A:After the flood sin still existed because it was a spiritual problem instead of a physical one. Because Noah and his family were humans, the sin still remained.

Q:The flood seems very similar to myths in other cultures of the time. The snake in Genesis is a pagan symbol of immortality because it sheds its skin, and the apple because its core looks like a star when cut crosswise. Is it fair to say that the stories of the Bible are drawn from other cultures?
A:Other cultures had similar myths, but this doesn't necessarily mean that one came from the other or vice-versa. It's very possible that after the time of Noah, the Babylonians and Israelites both got versions of the story in differing forms. The story originated from the same source, but differed a little as it was passed on from generation to generation.

Q:What do you think of the stories of the Bible, such as the Genesis account and the flood? Surely they seem to contradict what we know from science?
A:I think of the stories as a poetic explanation of the beginnings of the universe, and not as scientific accounts. It's the meaning that's important, and not the details. When I read the story of the flood, I see the meaning, and am not concerned with whether or not the animals had food, etc. It's a mistake for scientists to try to be theologians and for theologians to try to be scientists.

Q:What about contradictions within the Bible?
A:There are contradictions resulting from the fact that the books were written by different authors. I would have to stand on my head to try to reconcile the gospel accounts of the resurrection, for example. The New Testament was originally transmitted orally, because it was believed that Jesus would return within the disciples' lifetimes. But when the original people started to die, their accounts were taken and written down.

Q:Why aren't some commandments followed? I'm thinking of eating pork and shellfish, and of clipping one's hair, as well as slavery.
A:We have to realize that God's original message was for ancient Israelites, and that God presented himself in a manner that they could understand. This is the idea of "Divine Accommodation". In the Old Testament, for example, divorce is allowed. But it is not in the New Testament.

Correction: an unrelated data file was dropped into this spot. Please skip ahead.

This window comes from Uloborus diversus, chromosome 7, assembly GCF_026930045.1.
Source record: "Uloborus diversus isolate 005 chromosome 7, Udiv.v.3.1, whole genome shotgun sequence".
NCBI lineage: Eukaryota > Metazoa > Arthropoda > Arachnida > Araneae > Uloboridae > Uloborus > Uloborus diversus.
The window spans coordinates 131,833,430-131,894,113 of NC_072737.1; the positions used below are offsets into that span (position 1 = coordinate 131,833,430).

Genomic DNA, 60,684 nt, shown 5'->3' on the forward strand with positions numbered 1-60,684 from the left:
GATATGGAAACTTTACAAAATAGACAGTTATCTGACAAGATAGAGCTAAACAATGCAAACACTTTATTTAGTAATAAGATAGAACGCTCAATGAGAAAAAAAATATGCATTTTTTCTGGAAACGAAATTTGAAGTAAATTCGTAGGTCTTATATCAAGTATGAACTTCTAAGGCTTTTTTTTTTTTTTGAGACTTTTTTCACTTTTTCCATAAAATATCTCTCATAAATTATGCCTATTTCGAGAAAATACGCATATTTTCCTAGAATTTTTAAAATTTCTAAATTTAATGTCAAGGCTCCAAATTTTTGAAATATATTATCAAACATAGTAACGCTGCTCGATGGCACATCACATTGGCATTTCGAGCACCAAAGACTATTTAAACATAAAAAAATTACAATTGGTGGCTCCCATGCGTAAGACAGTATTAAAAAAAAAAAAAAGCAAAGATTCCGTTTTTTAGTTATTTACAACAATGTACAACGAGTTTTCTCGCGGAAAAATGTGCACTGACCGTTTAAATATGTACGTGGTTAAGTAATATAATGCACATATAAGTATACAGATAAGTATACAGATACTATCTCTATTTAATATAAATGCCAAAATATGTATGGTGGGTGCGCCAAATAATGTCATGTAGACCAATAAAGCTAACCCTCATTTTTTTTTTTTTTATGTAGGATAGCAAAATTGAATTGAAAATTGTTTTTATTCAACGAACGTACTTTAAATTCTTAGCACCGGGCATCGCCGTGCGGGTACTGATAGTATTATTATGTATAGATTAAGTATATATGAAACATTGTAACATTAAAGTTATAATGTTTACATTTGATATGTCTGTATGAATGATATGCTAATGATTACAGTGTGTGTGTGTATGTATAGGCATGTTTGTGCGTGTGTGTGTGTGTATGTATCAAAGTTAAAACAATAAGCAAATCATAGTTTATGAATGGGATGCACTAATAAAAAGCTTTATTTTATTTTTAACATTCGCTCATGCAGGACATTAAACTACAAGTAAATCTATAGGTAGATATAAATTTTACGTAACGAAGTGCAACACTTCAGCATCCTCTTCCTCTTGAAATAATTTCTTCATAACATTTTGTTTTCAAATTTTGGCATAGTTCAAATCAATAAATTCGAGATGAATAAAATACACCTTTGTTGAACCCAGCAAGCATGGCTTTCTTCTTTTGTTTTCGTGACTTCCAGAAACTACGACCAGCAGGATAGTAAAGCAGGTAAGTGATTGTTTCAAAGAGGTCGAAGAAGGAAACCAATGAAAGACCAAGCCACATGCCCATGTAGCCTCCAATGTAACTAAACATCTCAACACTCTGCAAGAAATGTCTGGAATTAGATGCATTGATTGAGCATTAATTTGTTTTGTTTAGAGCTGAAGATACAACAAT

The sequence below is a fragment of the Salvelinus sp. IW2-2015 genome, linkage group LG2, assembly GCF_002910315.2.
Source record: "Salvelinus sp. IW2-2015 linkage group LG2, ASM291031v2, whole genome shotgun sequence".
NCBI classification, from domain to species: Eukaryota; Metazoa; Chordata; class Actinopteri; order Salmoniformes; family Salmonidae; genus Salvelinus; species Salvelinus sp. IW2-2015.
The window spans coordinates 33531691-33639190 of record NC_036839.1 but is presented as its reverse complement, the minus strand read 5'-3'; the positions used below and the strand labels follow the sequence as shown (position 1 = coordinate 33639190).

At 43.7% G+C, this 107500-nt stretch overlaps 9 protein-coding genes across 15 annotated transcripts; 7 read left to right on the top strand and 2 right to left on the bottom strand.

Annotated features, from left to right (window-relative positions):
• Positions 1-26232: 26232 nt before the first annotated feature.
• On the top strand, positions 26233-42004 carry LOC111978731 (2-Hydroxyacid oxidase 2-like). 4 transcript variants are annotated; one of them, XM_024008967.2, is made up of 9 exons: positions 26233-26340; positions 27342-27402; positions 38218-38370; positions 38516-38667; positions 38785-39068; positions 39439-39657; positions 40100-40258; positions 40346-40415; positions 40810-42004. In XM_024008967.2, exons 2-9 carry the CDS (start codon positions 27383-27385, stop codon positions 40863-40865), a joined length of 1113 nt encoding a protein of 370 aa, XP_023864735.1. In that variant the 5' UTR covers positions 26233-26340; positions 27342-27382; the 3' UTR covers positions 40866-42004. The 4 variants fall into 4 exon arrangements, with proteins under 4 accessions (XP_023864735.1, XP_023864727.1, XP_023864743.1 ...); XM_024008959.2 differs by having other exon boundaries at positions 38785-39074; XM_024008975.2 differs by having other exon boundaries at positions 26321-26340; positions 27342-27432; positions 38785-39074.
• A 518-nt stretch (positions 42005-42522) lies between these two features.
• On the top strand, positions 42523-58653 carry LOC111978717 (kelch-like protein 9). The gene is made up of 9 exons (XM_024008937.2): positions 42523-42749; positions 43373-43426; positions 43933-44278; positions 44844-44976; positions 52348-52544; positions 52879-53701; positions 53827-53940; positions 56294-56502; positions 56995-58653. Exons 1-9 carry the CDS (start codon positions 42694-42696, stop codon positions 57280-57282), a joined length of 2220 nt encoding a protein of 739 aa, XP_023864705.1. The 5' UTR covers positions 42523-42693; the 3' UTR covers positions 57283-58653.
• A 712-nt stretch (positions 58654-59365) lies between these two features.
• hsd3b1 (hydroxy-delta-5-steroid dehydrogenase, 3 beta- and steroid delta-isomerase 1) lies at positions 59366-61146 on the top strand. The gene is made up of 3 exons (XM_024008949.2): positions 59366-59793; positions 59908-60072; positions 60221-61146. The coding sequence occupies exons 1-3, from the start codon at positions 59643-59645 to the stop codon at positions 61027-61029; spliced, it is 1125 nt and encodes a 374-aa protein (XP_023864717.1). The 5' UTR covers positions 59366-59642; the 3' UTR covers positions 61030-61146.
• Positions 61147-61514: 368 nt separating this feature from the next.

Q:Would it be fair to say that God reveals himself in small increments, and that the idea of slavery is wrong is something that we've come to realize since the time of the Bible?
A:Yes, I think so. God has revealed his message in incremental steps, slowly bringing us up to his level.

Q:In the Old Testament, we often see God portrayed as a harsh judge. While the New Testament admittedly pertains mostly to Jesus, it seems that God is seen as very loving. What are your thoughts on this?
A:I don't want to get into the subject of a two-headed God, but we do see Jesus saying "shape up or you will end up like Sodom and Gomorrah". There are many examples in both the Old Testament and New Testament of both God's love and judgment.

Q:It seems that God isn't as overt today as he was in the time of the Old Testament. Why don't we see evidence of his power today?
A:I'm not sure we don't. It may be that his work is still powerful, but is being done in a much more subtle way. There are many things that have happened over the last 2000 years that could be regarded as miracles.

Q:Many things are unique, and many things are old. Other than these arguments, why is Christianity true? There are many other religions where its adherents say that their god is true...
A:I could go into apologetics here... I think when it comes down to it, each person must find the truth themselves. And it's the holy spirit that guides one to this truth.

Here he said I should read Why Believe Anything by James Sire and Mere Christianity by C.S. Lewis, and I said that I have read the latter. I told him that I agree that there is a "Law of Human Nature", but that this doesn't necessarily come from God. I gave the example of wearing long hair -- that seems to have spread around the country, but that doesn't mean God has an influence.